Secret Chips in Replacement Parts Can Completely Hijack Your Phone's Security (arstechnica.com) 62

Dan Goodin, writing for ArsTechnica: People with cracked touch screens or similar smartphone maladies have a new headache to consider: the possibility the replacement parts installed by repair shops contain secret hardware that completely hijacks the security of the device. The concern arises from research that shows how replacement screens -- one put into a Huawei Nexus 6P and the other into an LG G Pad 7.0 -- can be used to surreptitiously log keyboard input and patterns, install malicious apps, and take pictures and e-mail them to the attacker. The booby-trapped screens also exploited operating system vulnerabilities that bypassed key security protections built into the phones. The malicious parts cost less than $10 and could easily be mass-produced. Most chilling of all, to most people, the booby-trapped parts could be indistinguishable from legitimate ones, a trait that could leave many service technicians unaware of the maliciousness. There would be no sign of tampering unless someone with a background in hardware disassembled the repaired phone and inspected it. The research, in a paper presented this week (PDF) at the 2017 Usenix Workshop on Offensive Technologies, highlights an often overlooked disparity in smartphone security. The software drivers included in both the iOS and Android operating systems are closely guarded by the device manufacturers, and therefore exist within a "trust boundary."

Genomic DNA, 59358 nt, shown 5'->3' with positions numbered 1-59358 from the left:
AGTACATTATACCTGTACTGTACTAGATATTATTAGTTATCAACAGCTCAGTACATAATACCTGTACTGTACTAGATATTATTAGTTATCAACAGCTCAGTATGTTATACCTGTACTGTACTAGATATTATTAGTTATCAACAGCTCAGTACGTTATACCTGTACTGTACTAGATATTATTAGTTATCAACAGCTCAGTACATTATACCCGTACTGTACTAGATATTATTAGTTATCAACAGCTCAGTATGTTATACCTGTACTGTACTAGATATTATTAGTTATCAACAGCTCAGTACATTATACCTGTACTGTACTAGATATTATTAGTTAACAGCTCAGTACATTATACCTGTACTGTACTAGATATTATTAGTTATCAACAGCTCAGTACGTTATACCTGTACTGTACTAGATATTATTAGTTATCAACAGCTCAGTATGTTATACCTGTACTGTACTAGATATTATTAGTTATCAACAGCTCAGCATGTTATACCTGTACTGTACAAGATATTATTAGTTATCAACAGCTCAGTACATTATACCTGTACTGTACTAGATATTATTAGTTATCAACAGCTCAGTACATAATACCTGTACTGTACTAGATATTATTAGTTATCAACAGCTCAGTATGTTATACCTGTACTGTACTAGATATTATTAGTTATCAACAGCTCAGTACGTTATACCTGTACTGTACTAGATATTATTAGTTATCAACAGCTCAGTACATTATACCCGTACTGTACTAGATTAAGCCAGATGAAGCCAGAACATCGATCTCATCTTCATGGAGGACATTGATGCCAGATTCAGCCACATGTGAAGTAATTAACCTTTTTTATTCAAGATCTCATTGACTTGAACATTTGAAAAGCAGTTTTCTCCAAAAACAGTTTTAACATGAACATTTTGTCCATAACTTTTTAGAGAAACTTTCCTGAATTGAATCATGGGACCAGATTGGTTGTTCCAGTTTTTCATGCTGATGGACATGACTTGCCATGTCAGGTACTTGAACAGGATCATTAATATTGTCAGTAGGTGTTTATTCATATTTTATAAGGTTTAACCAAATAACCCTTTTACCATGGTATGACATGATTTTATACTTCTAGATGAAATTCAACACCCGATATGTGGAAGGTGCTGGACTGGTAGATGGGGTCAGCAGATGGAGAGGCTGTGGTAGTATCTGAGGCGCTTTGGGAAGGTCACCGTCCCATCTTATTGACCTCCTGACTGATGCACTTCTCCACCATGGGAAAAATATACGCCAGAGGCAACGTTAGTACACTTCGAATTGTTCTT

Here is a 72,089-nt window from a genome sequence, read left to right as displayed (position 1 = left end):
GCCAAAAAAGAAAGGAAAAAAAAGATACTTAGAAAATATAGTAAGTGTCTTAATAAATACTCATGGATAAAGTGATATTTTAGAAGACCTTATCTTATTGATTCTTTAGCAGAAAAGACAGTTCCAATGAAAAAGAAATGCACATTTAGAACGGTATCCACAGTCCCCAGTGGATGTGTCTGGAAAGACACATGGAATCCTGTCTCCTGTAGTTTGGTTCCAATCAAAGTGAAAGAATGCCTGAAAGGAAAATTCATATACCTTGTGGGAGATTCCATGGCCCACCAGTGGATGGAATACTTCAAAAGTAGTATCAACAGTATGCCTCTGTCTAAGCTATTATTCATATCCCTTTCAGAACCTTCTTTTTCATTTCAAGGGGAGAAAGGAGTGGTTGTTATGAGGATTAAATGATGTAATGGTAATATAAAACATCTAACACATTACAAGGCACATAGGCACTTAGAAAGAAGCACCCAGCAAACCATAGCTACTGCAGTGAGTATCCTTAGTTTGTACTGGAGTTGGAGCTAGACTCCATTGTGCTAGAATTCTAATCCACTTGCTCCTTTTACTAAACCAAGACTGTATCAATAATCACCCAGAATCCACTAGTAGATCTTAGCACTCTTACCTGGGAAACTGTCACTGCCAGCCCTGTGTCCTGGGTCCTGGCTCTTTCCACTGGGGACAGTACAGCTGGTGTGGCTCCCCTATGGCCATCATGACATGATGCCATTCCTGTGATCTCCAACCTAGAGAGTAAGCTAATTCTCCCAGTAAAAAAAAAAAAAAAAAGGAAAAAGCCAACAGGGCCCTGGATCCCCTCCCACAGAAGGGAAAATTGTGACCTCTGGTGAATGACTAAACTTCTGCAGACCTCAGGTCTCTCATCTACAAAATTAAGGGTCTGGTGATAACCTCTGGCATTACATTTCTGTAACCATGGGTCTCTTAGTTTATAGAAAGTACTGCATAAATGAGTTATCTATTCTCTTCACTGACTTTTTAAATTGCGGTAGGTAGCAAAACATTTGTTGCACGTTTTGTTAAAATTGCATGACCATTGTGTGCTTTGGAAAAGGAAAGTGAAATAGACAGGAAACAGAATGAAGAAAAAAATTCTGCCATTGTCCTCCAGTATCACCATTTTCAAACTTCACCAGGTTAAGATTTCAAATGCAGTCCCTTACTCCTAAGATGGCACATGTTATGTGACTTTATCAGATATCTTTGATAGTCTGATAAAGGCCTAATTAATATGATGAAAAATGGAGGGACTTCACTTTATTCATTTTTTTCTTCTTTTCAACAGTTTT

IOS

iOS 11 Has a Feature To Temporarily Disable Touch ID (cultofmac.com) 138